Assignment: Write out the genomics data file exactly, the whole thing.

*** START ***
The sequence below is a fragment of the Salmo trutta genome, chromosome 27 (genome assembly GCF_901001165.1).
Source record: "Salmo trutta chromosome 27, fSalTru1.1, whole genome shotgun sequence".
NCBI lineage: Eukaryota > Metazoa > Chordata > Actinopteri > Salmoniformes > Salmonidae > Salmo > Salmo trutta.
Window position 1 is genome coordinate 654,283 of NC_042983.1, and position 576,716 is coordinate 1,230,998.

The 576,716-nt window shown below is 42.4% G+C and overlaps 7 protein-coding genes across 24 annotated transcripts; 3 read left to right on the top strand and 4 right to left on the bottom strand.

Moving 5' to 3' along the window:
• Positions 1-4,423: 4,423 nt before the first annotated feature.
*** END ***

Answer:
The sequence below is a fragment of the Salmo trutta genome, chromosome 27 (genome assembly GCF_901001165.1).
Source record: "Salmo trutta chromosome 27, fSalTru1.1, whole genome shotgun sequence".
NCBI lineage: Eukaryota > Metazoa > Chordata > Actinopteri > Salmoniformes > Salmonidae > Salmo > Salmo trutta.
Window position 1 is genome coordinate 654,283 of NC_042983.1, and position 576,716 is coordinate 1,230,998.

The 576,716-nt window shown below is 42.4% G+C and overlaps 7 protein-coding genes across 24 annotated transcripts; 3 read left to right on the top strand and 4 right to left on the bottom strand.

Moving 5' to 3' along the window:
• Positions 1-4,423: 4,423 nt before the first annotated feature.